Category Archives: sequencing information

What does revising mean?

In working with a middle grades student recently, I mentioned that, based on my experience, many English teachers don’t teach revising of essays.  “Not mine,” said the student proudly, opening his computer and pulling up a page called “Revising” written by his teacher.  “Read it,” he said.  I did.  Here is the gist of it.

  1. Find instances of the verb “said” in all its forms, count them, and replace ¾ of them.
  2. Identify pronouns, count them, and replace half with nouns.
  3. Identify certain “boring” words (from a list given by the teacher) and change 99% of them to  more detailed vocabulary.
  4. Make sure your writing follows your organizer.

One of the problems with these instructions (aside from their usefulness) is what is missing about revising.  Little or none of the advice deals with developing a thesis or main idea, organizing it, developing and sequencing ideas, writing logically, creating tone and voice, writing with varied sentence structures, or writing introductions and conclusions.  Yet these are far more important areas of writing than identifying the verb “to say” or replacing pronouns with nouns.

Students today are poor writers for many reasons.  Lack of practice, poor modeling, and little teacher intervention until the writing is being graded are a few.  But so is poor or little advice on how to revise, and the kind of teacher training which largely ignores research.

I suspect the teacher who composed the above revising instructions, like most teachers, is well-intentioned.  But she is probably not an experienced writer.  If she were, she would know that the verb “said” should not be replaced with words like “reported,” spoke,” “advised,” or “shouted.” Those synonyms draw attention away from what was said to how it was said, diluting the message.  Pronouns should not routinely be replaced with nouns.  At first reference, a noun should be used, but in subsequent referrals in the same paragraph, a pronoun should be used. Yes,  “boring” words should be replaced, especially verbs, with more precise vocabulary.  And yes again, first drafts should follow an organizer.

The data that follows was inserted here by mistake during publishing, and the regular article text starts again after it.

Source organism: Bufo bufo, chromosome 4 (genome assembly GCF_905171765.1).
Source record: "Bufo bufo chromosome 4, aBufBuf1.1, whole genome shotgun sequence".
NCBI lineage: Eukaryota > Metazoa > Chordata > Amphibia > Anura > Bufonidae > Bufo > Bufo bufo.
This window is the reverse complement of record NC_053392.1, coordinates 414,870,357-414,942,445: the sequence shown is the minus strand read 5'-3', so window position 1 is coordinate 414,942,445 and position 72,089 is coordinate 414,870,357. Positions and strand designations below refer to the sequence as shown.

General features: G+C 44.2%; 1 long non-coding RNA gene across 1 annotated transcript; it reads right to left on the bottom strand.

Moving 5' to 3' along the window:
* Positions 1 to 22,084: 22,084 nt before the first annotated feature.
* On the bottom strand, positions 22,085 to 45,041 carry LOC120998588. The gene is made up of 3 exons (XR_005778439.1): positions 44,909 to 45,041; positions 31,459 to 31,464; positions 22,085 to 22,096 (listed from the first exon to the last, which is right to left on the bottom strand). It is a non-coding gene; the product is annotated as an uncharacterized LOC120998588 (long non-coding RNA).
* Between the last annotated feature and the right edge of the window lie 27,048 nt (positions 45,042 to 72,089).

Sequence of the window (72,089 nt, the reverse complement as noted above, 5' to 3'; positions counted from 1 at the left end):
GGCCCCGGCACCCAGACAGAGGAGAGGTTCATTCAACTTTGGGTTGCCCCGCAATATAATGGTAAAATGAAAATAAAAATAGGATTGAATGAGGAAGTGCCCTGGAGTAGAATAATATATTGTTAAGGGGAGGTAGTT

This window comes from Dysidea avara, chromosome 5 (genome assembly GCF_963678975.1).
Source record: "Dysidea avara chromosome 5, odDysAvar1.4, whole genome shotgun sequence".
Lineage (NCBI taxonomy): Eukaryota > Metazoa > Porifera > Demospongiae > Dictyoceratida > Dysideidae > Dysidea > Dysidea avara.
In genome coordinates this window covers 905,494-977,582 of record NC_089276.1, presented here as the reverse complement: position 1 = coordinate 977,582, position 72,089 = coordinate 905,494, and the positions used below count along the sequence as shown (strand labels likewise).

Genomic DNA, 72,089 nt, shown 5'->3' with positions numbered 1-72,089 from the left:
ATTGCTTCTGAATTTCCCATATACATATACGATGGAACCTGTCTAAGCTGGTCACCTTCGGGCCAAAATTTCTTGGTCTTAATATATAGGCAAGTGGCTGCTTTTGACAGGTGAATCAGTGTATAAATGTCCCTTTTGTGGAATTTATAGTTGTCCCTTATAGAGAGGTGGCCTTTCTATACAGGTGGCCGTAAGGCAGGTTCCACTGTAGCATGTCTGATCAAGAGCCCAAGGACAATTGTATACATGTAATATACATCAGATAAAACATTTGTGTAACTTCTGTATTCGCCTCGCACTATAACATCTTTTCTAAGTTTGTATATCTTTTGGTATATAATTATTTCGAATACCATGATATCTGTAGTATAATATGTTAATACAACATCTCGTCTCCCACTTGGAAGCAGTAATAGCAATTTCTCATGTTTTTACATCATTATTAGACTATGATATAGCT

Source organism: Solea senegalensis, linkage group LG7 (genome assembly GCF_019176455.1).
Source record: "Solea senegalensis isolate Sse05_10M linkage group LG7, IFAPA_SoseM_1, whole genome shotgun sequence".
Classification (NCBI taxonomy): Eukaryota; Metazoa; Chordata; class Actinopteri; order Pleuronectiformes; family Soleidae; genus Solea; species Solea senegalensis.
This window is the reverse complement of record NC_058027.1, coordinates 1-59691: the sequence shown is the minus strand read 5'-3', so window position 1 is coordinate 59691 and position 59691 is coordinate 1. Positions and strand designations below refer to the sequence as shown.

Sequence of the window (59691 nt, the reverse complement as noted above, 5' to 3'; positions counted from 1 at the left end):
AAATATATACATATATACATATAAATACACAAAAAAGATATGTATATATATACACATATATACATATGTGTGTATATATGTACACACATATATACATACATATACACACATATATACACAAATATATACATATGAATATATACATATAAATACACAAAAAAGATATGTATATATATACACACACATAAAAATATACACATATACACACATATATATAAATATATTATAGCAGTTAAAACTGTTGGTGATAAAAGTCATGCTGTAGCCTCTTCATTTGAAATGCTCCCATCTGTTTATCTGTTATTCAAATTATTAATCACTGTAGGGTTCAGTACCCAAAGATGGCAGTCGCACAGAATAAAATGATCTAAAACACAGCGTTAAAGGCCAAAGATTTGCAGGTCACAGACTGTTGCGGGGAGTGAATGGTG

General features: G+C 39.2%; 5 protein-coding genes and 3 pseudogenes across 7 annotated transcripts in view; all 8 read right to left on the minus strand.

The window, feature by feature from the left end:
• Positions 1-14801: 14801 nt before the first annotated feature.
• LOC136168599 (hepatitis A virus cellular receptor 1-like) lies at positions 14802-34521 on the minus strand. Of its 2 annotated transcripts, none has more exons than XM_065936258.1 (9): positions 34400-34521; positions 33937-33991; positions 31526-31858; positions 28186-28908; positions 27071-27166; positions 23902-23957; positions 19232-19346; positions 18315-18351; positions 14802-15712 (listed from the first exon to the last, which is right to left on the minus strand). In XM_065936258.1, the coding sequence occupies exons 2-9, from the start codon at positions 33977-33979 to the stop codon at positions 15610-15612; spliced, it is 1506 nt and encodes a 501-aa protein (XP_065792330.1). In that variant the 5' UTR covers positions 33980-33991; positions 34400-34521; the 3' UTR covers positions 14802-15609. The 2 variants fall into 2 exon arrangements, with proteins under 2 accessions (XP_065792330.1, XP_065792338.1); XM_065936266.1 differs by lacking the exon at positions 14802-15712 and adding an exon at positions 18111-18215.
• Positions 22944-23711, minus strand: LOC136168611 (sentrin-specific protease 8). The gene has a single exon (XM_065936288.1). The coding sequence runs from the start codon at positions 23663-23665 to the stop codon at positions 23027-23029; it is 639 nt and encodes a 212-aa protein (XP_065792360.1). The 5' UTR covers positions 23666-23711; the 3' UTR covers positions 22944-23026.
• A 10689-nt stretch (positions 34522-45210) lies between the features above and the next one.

Two out of four are good advice.  50%.  This is  reason why students today are poor writers.

Red, white, and blue around the holidays

Ever notice that when you are writing a series—usually of three—the shortest item goes first, the middle-sized item goes second, and the longest item goes last?

That’s not a coincidence.  It’s good writing.

Thomas Jefferson knew this when he wrote, “Life, liberty and the pursuit of happiness.”

So did whoever wrote the pledge “to tell the truth, the whole truth and nothing but the truth.”

Why does this way of saying a series—shortest item to longest item—work?

It has to do with our brains.  It’s easier to keep in mind a short-named item than it is to keep in mind a longer-named item.  (Prince William v. Prince William Arthur Philip Louis Mountbatten-Windsor) If you say a longer item first in a series, our short-term memory can’t easily process it while taking in other items, even if those other items are shorter.

This principle is sometimes called “light before heavy.”

Another way of thinking about this is to put the item you wish to emphasize last.  When an emcee introduces entertainer Taylor Swift, the emcee might say, “the singer, the composer, the winner of nine Grammy awards, Taylor Swift.”

Still another way of thinking about this is to put what is known before what is new information to the reader or listener.  “The Harvard drop-out, the co-founder of Microsoft, the donator of more than 30 billion dollars in grants to make the world a better place” might be a way to introduce Bill Gates.

We are so used to hearing a series listed from shorter to longer or from known to new or from light to heavy that any other way sounds wrong.  It sounds unbalanced to say “the first President of the United States, the general, the farmer, George Washington.”

By the time we are adults, we have learned what sounds right, but for children this is a new concept and must be taught.